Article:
Literary walk…

I don’t know if you’re familiar with the term. I wasn’t, myself. But since it was made up of two words that involve two of my favorite activities, I supposed it would make a great combination. So, a literary walk means following the path marked by literary characters guided through by their creator, the author himself that placed them in a certain moment in time on that particular stage. It means recreating a universe that’s already there, remodeling it, giving it new shades and interpretations. Living in fact, in your own way, a story that is not about you, but at which you were invited.

I took such a literary walk a few days ago, when we were invited to discover the universe created by Olga Xirinacs, a Catalan writer, born in Tarragona and still living there, near the seaside. From her balcony, Olga Xirinacs sees the sea, with its ebbs and flows and the sea that “always starts fresh. It’s not like a river that flows pass you, always bringing new water from up on the mountains. The sea it’s not like that. It goes away for a moment just to come back at you again.”, to paraphrase the author’s words. The walk started under her balcony, watching away into the horizon to see the harbor. In her novel, Zona marítima [Maritime Area], Xirinacs beautifully described the colors the sea turns into depending on the hour and the aspect of the harbor and of the big cranes unloading shipping containers.

Then, the walk continued on the footsteps of two girls, the main characters of the novel, and got us into a park, then almost on the seashore and we finally ended up at the gate of an old cemetery where the crew members of foreign boats used to be buried. Every stop was marked by reading a short passage from the novel, that talked about that place. I was trying to imagine all those sights not as I was seeing them, but as they were presented to me in those short paragraphs of the novel. It was such a synaesthesia of different senses that were becoming more present in my imagination: the smell of pine trees and of salty water, the view of the sunset and the harbor, the noise of the waves and the wind… Literature, and art in general, is meant to shake you off your feet and make you achieve catharsis, that state of releasing emotions that any art work should have on its reader, viewer, etc. And this literary walk or walk into the literature of Olga Xirinacs managed to do that to me. I felt like I was part of a creation, I was just another character in her novel.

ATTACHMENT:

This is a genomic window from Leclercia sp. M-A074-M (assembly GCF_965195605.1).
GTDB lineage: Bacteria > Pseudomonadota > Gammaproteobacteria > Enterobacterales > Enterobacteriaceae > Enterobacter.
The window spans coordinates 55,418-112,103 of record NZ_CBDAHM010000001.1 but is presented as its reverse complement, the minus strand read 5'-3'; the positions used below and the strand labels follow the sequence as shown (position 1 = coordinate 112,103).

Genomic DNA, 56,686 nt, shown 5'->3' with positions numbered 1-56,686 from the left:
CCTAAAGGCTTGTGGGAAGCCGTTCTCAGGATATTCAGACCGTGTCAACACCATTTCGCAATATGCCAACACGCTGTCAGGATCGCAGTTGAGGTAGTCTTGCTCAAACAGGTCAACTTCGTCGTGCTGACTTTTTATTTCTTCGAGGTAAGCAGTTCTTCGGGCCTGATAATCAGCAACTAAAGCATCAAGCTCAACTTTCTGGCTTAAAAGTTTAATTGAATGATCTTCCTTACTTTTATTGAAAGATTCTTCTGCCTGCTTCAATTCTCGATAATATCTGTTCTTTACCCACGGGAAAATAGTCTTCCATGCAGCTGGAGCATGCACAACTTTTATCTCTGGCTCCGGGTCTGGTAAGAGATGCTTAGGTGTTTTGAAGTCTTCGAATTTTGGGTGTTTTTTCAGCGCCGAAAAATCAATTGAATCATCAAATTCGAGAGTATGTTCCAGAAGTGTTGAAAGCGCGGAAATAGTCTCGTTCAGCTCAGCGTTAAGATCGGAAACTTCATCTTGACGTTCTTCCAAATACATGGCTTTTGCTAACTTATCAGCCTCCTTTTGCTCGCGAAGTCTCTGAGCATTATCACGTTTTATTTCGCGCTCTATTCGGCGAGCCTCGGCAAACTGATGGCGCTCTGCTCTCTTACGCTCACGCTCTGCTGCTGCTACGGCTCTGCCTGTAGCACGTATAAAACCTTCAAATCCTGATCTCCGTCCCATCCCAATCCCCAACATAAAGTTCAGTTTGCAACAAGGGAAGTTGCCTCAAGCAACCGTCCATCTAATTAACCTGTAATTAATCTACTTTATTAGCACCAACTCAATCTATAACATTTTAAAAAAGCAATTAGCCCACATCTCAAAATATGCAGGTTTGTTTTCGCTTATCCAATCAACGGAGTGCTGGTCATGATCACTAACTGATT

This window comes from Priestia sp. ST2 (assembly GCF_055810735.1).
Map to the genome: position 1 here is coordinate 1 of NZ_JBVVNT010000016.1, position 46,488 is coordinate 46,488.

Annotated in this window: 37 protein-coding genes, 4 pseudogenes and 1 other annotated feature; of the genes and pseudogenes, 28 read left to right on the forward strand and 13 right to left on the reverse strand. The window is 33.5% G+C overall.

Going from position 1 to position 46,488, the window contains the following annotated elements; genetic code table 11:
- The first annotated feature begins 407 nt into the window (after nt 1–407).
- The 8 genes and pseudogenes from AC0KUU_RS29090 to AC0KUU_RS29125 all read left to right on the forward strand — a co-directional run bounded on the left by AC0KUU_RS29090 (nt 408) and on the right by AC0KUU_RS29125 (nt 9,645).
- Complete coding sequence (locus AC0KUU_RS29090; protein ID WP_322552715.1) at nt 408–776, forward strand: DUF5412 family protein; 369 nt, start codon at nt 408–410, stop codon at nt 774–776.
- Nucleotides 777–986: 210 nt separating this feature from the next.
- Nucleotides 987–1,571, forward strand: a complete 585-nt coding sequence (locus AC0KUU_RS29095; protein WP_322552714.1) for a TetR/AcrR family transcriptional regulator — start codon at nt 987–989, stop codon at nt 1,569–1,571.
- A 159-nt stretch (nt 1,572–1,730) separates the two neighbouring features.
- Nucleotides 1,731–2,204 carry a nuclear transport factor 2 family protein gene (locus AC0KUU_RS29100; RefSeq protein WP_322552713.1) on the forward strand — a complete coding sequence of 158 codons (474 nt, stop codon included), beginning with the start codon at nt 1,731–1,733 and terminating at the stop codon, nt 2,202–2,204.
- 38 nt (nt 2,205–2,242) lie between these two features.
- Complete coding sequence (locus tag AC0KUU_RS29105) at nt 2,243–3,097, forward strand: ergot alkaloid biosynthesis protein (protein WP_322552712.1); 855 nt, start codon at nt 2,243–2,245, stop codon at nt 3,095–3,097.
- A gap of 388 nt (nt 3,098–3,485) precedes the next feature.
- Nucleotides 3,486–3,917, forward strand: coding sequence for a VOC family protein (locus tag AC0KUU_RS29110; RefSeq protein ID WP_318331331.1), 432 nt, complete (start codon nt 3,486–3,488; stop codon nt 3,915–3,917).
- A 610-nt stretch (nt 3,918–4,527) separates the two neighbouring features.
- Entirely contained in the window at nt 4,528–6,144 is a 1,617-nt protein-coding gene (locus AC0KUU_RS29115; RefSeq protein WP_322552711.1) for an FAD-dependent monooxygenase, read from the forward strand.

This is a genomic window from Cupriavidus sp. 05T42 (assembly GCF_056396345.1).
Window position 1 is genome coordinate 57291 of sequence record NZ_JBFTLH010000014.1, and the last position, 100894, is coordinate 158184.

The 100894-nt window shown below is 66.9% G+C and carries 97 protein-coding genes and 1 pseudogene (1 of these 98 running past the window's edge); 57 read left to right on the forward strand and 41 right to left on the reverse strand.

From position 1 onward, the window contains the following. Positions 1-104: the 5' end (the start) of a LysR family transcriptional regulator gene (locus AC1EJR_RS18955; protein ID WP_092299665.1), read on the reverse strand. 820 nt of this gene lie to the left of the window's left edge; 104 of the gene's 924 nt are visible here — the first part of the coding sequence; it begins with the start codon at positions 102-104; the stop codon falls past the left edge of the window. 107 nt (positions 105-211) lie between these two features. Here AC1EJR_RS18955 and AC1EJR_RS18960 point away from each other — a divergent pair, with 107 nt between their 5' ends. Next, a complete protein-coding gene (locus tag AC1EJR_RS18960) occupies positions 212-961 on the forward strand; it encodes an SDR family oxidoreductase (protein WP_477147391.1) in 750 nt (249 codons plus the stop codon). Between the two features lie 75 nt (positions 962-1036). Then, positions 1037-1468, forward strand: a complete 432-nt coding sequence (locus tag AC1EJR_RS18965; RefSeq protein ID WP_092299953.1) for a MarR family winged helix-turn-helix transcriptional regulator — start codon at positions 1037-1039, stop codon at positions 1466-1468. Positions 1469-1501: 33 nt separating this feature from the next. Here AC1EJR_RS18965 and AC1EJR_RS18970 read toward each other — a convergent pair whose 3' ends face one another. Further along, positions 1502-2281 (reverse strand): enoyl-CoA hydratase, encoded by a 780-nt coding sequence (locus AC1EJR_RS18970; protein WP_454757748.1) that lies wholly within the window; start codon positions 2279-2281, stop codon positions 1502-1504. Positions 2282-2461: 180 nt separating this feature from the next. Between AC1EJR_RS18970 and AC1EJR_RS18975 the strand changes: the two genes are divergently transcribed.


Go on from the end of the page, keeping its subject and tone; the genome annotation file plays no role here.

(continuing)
I have to confess that I didn’t know Xirinacs that much before of the walk. I had only read some of her short stories about death and mystery, but I discovered Xirinacs in the most pleasant way you can discover a writer: submerged in her literary universe, starting just under her balcony. Since then, I’ve done some research and I discovered the interesting personality of an important literary figure of our days, who not only is a writer, but a complete artist, attracted by all arts – painting, music- who made me think of the Romantic ideal of a “round, complete human being”. Apart from that, this year is Xirinac’s eighty’s anniversary, celebrated by the author with a new novel La crisi dels vuitanta [The crisis of the eighty] and with the poem published in Catalonia and translated into 20 languages on the occasion of the International Poetry Day celebrated last March.

“Everyone has a story to tell” says Xirinacs, and the duty of the author is to “present a certain view” on that story. That day I had a story and I, myself, was part of the story.



3 thoughts on “Literary walk…

  1. Lovely article on literary walks. Activities like this one are indeed a fantastic complement to step into the shoes of book’s characters and enjoy the story deeper. Your article made me also think on something that sometimes would help me to experience better specific moments described by authors. I’m referring to the pieces of music that are mentioned throughout some stories. There are authors -like Haruki Murakami- that adopt music as a resource that helps us get better into specific moments of what they are describing or talking about. I would love that books containing several music references had an index/a final collection of songs mentioned in the book, or the link to the list of songs, so I could play them at the same time that they appear while I’m reading.
    Don’t you think that it would be kind of a literary walk but through the music?

    By the way, your thoughts on Olga Xirinacs make me feel like starting reading one of her books or poetry right now 🙂


    1. Indeed, I would love a table of contents with all the music references in a book! In a way, sometimes we make our own playlist for certain books: Spotify fading away while we’re enjoying a good book. Maybe authors could publish their music choices on Spotify and we could play their playlist while we read. Thanks for commenting, a big hug!


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